8 fonts you probably donít use in css, but should
Source 3point7designs »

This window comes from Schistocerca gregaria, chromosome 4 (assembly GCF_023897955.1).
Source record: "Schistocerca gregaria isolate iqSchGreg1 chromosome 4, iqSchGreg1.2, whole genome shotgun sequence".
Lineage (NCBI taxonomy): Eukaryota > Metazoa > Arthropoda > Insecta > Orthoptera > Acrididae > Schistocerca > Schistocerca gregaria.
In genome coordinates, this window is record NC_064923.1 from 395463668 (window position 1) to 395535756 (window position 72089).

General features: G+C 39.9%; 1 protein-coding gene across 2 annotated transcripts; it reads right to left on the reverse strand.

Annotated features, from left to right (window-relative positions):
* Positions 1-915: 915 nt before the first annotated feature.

CSS has brought us many capabilities in terms of typography and the web, but we always seem to be limited to the same 4-5 typefaces over and over again. There is an inherant problem, if the font you specify isnít on the viewers computer it wonít render in that font. So as designers and developers we end up selecting the ones that we can safely assume is available on most computers today. So most pages use Arial, Helvetica, or Georgia as their typefacesÖ and the world of the web remains slightly more bland. But there are quite a few high quality typefaces that are available on most new computer systems and you can always fall back on the common ones. Of course there are options like creating images, dynamic headlines, and siFRÖ but all of these techniques increase load time and development time. There are plenty of good reasons to be strategic in the font choices rather than using additional technology. I am shocked at how rarely I see anyone taking advantage of these type options, so here is a quick and dirty list of fonts you should and could use in your desgns and stylesheets.
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